How to Test the Stator on a Motorcycle

This how-to guide will help you to test your motorcycle stator, identify common symptoms of malfunctioning and guide you to conduct tests to see if it needs replacing properly.

A motorcycle stator, not to be confused with a generator, generates the electrical power that the motorcycle needs for its ignition and charging systems to function. It converts the rotational force produced by the engine to DC (direct current) as an alternative power source for the battery. It is, therefore, critical for the motorcycle to be usable.

If the stator does not work, neither will the motorcycle.

What a Motorcycle Stator Looks Like and Where it is Found

The stator is found under the rotor or flywheel, usually under a cover on the lower left side of the engine. If in doubt, refer to the motorcycle’s manual to find the exact location.

It consists of wire coils or windings and contains magnets. When the rotor or flywheel rotates, the coils pick up the magnetic field and generate an AC current which then powers the motorcycle’s electrical system.

Stators are either single-phase (single coil), as in smaller motorcycles, or three-phase (triple coil), usually found in larger motorcycles due to the need for greater power.

Identifying Symptoms and Types of Tests

The typical symptoms to look for which could indicate a failed stator is the motorcycle not starting, the battery not charging, and no spark from the spark plugs.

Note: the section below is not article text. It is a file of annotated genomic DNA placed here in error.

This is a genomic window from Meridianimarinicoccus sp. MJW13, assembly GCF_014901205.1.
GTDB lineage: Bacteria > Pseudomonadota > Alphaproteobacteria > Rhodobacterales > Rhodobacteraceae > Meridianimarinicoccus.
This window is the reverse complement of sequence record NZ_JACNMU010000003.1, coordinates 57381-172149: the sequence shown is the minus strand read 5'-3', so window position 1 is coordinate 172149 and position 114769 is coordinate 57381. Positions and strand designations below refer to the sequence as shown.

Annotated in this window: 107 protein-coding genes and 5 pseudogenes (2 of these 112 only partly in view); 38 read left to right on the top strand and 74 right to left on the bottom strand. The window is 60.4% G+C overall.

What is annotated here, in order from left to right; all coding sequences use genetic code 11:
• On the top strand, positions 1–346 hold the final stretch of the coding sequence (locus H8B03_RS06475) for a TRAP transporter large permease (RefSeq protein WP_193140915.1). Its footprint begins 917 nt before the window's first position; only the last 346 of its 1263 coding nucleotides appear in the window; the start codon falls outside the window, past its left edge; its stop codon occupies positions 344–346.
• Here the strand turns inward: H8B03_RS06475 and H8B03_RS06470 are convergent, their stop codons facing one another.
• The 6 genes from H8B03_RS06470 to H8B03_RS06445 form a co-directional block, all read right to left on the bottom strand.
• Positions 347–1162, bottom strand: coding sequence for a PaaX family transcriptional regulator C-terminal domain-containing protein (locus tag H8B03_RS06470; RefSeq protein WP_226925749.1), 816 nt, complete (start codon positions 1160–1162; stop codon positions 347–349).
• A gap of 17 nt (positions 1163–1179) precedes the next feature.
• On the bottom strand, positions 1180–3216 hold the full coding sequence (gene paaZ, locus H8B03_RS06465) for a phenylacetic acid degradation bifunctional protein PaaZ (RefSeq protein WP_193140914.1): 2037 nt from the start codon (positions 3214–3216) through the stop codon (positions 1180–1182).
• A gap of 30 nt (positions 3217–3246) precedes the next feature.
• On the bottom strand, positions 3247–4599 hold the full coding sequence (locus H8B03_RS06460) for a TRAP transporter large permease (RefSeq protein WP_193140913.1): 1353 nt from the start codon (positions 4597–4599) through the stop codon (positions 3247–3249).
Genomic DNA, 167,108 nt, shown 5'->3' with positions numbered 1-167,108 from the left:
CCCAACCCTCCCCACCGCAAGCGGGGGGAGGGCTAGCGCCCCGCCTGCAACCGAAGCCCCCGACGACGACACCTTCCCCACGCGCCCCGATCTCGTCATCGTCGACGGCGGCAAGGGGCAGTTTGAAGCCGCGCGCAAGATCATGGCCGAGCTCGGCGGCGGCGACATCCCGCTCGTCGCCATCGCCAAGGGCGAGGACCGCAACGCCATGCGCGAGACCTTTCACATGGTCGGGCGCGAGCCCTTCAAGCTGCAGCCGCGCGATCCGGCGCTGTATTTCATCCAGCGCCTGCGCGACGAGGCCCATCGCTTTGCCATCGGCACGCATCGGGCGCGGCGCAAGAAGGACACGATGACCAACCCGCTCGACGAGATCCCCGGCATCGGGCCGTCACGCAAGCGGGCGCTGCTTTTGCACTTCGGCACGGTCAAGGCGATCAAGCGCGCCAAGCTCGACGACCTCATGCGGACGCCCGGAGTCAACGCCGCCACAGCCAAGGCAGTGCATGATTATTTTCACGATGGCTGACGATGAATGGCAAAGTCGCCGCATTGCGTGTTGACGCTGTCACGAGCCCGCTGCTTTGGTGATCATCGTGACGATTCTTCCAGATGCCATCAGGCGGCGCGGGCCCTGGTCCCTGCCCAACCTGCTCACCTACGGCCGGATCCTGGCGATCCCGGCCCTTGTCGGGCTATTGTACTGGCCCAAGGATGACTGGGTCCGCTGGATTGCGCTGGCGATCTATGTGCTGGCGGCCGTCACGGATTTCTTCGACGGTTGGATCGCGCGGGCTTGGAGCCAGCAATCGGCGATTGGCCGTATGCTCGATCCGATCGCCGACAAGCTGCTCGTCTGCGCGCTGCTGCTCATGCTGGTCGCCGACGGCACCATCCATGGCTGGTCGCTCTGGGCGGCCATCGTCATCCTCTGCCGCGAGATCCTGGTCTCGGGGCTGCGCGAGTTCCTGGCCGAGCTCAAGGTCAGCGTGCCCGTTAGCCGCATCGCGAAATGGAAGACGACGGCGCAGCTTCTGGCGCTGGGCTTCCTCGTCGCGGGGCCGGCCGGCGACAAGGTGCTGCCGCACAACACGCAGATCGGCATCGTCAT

Even if none of these problems are occurring, a worn-out stator could be reaching the end of its useful life. Inspect it thoroughly and look for any signs of damage in the wiring. Problems can also arise from electrical issues, poor ventilation, overheating, or there could be physical damage if the motorcycle was involved in an accident.

A proper test to check whether the stator is functioning requires using a multimeter.

You may also need to refer to your motorcycle service manual to know which range of values are acceptable because this can vary between different makes and models. The actual tests are of two kinds: static tests and dynamic tests.

A static test is conducted while the engine is turned off, and a dynamic test is performed while the engine is running.

A static test is sufficient if you want to check for any breaks in the coils, whether the stator is shorting to the ground, or if there is some other fault in the coils. The dynamic tests are done for checking the voltage.

multimeter set to use

In general, these are the main ways to test a motorcycle stator:

Static Tests

  • STATIC TEST 1: The stator ground test
  • STATIC TEST 2: The stator resistance test
  • STATIC TEST 3: Crankshaft position sensor resistance test

Dynamic Tests

  • DYNAMIC TEST 1: Testing for AC voltage
  • DYNAMIC TEST 2: Testing for DC voltage

We’ll go into more detail below.

Static Tests for Checking a Motorcycle’s Stator

In all the static tests, ensure the ignition switch is set to the OFF position first, then set up the multimeter according to the type of static test.

Three basic static tests can be performed: (1) stator ground test or ohms test, (2) stator resistance test or insulation test, and (3) crankshaft position sensor resistance test.

STATIC TEST 1: The Stator Ground or Ohms Test

This test checks for any break in the coils and is done as follows:

  1. Set the multimeter to ohms.
  2. Disconnect the wire from the stator to the wiring harness.
  3. Connect the multimeter leads to two of the three terminals of the electrical connector in different combinations: 1 and 2, 1 and 3, and 2 and 3.
  4. If the test shows OL (Open Loop), it indicates a break somewhere in the circuit.